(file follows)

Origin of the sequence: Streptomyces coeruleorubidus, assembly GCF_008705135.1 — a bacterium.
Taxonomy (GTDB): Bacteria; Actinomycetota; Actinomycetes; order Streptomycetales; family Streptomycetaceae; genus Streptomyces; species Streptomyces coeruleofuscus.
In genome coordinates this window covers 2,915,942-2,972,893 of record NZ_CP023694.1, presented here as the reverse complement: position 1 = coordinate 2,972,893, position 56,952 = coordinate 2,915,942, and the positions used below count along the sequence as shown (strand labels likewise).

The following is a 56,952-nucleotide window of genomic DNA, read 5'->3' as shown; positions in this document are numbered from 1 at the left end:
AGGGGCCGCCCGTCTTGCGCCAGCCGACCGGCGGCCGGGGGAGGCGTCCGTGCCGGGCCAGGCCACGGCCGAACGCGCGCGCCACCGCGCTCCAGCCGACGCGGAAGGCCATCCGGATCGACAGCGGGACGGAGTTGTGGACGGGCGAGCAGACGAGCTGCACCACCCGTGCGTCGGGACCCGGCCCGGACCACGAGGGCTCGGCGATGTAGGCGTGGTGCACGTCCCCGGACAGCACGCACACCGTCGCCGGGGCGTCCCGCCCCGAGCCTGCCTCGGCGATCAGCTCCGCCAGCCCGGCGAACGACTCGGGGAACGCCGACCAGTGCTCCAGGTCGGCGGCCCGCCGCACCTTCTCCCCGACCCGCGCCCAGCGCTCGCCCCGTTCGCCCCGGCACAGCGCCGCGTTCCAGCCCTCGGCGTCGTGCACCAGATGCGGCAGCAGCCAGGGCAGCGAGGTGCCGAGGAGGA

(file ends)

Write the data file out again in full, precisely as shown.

Origin of the sequence: Streptomyces coeruleorubidus, assembly GCF_008705135.1 — a bacterium.
Taxonomy (GTDB): Bacteria; Actinomycetota; Actinomycetes; order Streptomycetales; family Streptomycetaceae; genus Streptomyces; species Streptomyces coeruleofuscus.
In genome coordinates this window covers 2,915,942-2,972,893 of record NZ_CP023694.1, presented here as the reverse complement: position 1 = coordinate 2,972,893, position 56,952 = coordinate 2,915,942, and the positions used below count along the sequence as shown (strand labels likewise).

The following is a 56,952-nucleotide window of genomic DNA, read 5'->3' as shown; positions in this document are numbered from 1 at the left end:
AGGGGCCGCCCGTCTTGCGCCAGCCGACCGGCGGCCGGGGGAGGCGTCCGTGCCGGGCCAGGCCACGGCCGAACGCGCGCGCCACCGCGCTCCAGCCGACGCGGAAGGCCATCCGGATCGACAGCGGGACGGAGTTGTGGACGGGCGAGCAGACGAGCTGCACCACCCGTGCGTCGGGACCCGGCCCGGACCACGAGGGCTCGGCGATGTAGGCGTGGTGCACGTCCCCGGACAGCACGCACACCGTCGCCGGGGCGTCCCGCCCCGAGCCTGCCTCGGCGATCAGCTCCGCCAGCCCGGCGAACGACTCGGGGAACGCCGACCAGTGCTCCAGGTCGGCGGCCCGCCGCACCTTCTCCCCGACCCGCGCCCAGCGCTCGCCCCGTTCGCCCCGGCACAGCGCCGCGTTCCAGCCCTCGGCGTCGTGCACCAGATGCGGCAGCAGCCAGGGCAGCGAGGTGCCGAGGAGGA